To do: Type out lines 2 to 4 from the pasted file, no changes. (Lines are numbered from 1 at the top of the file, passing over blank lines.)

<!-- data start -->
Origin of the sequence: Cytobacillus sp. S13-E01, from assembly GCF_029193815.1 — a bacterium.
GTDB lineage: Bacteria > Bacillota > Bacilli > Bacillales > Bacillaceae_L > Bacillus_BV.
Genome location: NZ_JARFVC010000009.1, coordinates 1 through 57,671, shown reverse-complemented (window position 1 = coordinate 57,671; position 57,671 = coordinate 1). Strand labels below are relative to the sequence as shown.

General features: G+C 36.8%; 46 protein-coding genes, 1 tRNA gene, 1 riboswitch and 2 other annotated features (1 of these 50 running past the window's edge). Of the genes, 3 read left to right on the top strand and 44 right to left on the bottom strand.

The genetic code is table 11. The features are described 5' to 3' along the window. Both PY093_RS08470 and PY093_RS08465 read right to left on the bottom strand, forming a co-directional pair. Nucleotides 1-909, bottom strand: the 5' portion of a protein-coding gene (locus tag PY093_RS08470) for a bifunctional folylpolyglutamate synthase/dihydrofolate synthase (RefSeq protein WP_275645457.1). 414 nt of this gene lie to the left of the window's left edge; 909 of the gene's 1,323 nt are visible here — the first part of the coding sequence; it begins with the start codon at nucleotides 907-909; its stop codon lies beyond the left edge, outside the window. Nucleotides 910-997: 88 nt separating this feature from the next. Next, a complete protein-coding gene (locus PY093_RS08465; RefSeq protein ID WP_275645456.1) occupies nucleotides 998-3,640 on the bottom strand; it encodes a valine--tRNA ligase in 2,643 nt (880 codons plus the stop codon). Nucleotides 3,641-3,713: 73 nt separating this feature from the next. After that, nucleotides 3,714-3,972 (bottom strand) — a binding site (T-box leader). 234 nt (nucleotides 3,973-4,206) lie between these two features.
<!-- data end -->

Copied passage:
GTDB lineage: Bacteria > Bacillota > Bacilli > Bacillales > Bacillaceae_L > Bacillus_BV.
Genome location: NZ_JARFVC010000009.1, coordinates 1 through 57,671, shown reverse-complemented (window position 1 = coordinate 57,671; position 57,671 = coordinate 1). Strand labels below are relative to the sequence as shown.

General features: G+C 36.8%; 46 protein-coding genes, 1 tRNA gene, 1 riboswitch and 2 other annotated features (1 of these 50 running past the window's edge). Of the genes, 3 read left to right on the top strand and 44 right to left on the bottom strand.